It can bother me when people point to Steve Jobs being fired from Apple in 1985 and claim, LOOK EVEN STEVE JOBS FAILED. He was fired from his own company.
Well, sure. But he also was a millionaire at 23. He had (infamous) confidence in his abilities and years of success behind him.
Being let go from Apple was not desirable, but there are worse positions to be in.
Comparing one’s pitfalls to Steve Jobs being fired from Apple is mocking, considering his idolatry in certain circles.
Steve Jobs also had whirlwind momentum early in his career giving him a cushion of network and financial security to rest on until he moved to his next mission. He was brilliant in his own way, and he broke ground early enough to be able to afford a pause when his career threw him a curveball.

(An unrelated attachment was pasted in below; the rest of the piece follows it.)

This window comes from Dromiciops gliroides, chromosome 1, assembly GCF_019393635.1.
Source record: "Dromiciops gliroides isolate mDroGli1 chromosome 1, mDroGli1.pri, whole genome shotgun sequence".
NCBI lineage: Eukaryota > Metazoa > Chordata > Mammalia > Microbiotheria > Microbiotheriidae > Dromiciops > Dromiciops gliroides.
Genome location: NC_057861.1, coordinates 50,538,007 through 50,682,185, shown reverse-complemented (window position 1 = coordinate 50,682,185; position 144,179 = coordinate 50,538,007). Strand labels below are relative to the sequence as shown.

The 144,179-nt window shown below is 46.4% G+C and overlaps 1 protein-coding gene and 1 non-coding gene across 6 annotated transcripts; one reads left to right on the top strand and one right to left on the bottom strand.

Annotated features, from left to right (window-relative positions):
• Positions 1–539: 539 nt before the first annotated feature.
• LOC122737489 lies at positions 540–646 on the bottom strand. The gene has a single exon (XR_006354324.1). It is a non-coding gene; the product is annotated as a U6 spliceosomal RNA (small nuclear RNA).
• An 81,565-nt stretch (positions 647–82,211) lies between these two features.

Then there is the rest of us, who seesaw the comfort of average existence and enticement of exceptionalism.
I find it hard to relate to well-known figures because their knowingly path ends in the stars. When looking from above, it is much simpler to target periods of obscurity and denote their usefulness for “growth”.
The view is always better from the top. What is harder is knowing you are destined for your dreams when your fate is still unsold.
Now that you’ve settled on the charted ascension, it is a matter of valuing your dream as worthy of others’ attention and time. Risking eye-rolls, how can you tell others that you might change the world? Maybe.
The trouble with courage is to keep it alight when others smother it.
Courage is a self-fed prophecy.